3 Types Of Collateral For Business Loans

6 min. read By Cloey Mangali on

To launch your dream business, it might be necessary to take out a business loan. But one very important question you may be asking before you begin the application is: What can be used as collateral to secure a loan?

Do you need a collateral for your business loan to-be? How much collateral will you need to establish for a business loan? What can be used for collateral to secure a loan? These questions and more are faced by every budding entrepreneur.

Even the best business concept cannot and will not succeed without adequate capital. Sufficient money must be put into business for it to grow and succeed.

There are different types of collateral that can be used to support your ambition to establish your own business.

1. Asset-based collateral

This type of collateral is what lenders refer to as a fixed asset. These types of assets are often your best choice when applying for a business loan.

Remember, however, in case the business doesn’t go as expected, lenders can seize will seize these assets as payment.

There are four types of asset-based collaterals:

  • Inventory financing

This means that the assets you present as collateral are the items that are listed in your business inventory. If you can’t pay back your loan, your lender has all the rights to take over your businesses’ inventory as a payment for your debt.

It may sound simple but, going for this as your collateral isn’t always the best choice. Lenders usually view this as an unsecured lending. There are times when borrowers are having a hard time selling their inventory at their expected price thus they will be forced to sell it at a lower price, giving the lender a bigger loss. For this reason, many lenders find it difficult to approve loans that are using their inventories as a collateral.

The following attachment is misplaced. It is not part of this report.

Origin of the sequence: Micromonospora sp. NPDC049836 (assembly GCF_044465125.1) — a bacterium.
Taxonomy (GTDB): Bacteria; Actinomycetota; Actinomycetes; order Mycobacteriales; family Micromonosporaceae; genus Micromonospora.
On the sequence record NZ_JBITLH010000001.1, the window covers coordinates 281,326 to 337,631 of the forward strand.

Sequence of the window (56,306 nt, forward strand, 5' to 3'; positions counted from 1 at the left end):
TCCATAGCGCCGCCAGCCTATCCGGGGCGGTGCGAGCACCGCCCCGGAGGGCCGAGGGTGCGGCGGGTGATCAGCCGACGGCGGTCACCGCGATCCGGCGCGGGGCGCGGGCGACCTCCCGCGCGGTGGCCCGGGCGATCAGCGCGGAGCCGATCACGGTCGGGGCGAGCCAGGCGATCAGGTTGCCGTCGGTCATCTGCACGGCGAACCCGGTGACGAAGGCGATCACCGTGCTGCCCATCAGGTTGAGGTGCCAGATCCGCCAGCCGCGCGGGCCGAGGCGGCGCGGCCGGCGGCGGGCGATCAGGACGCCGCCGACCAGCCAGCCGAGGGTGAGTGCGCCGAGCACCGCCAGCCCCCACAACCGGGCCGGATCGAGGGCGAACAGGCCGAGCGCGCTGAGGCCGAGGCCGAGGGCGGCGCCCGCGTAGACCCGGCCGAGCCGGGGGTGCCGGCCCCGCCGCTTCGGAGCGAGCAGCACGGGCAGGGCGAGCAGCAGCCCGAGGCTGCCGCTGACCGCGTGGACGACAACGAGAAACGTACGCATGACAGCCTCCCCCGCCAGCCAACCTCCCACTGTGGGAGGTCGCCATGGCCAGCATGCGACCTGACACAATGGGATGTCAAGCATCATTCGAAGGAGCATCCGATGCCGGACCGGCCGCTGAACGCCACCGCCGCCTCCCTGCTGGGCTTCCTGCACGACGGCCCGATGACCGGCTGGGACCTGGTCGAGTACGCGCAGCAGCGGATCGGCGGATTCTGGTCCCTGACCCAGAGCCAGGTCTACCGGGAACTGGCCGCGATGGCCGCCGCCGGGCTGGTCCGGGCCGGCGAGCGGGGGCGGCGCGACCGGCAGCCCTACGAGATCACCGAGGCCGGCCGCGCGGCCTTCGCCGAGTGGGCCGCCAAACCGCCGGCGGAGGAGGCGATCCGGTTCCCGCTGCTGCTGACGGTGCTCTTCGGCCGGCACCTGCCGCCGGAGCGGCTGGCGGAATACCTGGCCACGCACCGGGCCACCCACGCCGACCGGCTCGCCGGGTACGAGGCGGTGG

• Real estate property

One of the most common types of collateral accepted by lenders when applying for a loan is real estate.

Real estate assets, such as your own house, are often used as collateral because they are readily available.

But before using it as a collateral, keep in mind the risk at hand. If you will not be able to pay the loan that you have incurred, it will be a huge burden on you and your finances.

Aside from houses, there are also other properties which can be used as collateral such as boats, cars, equipment, motorcycles, and the like.

  • Invoice financing

With invoice financing lenders allow you to make use of your accounts receivable or your outstanding invoices as your collateral. You will give the lenders a share of the money that is owed to you once it is paid.

With this type of financing, your eligibility to borrow will depend on the amount of money that is coming your way. No more and no less.

  • Equipment financing

Similar to inventory financing, equipment financing also allows you to make use of the different equipment used in your business as collateral. It can be your computers, copy machines, printer, and the like. Nonetheless, just like inventory financing, you will probably have a hard time looking for lenders who will approve your loan application at once.

(Read: How Much Should You Borrow To Grow Your Business? Here Are 4 Points To Consider)

2. Personal guarantees

If in case you don’t have any fixed asset available to be used as a collateral, or your fixed assets don’t meet the value required to you by your lender, you might be obliged to present a personal guarantee.

There are two different types of personal guarantees that you can use as collateral on your loan: (1) Unlimited Personal Guarantee, and (2) Limited Personal Guarantee. There is a huge difference between the two that is why you need to fully understand them before you decide on using any on your loan.

  • Limited Personal Guarantee

When you choose a limited personal guarantee as your type of collateral, you will be sharing the burden of paying your loan with a shareholder having a 20% or greater contribution in your company.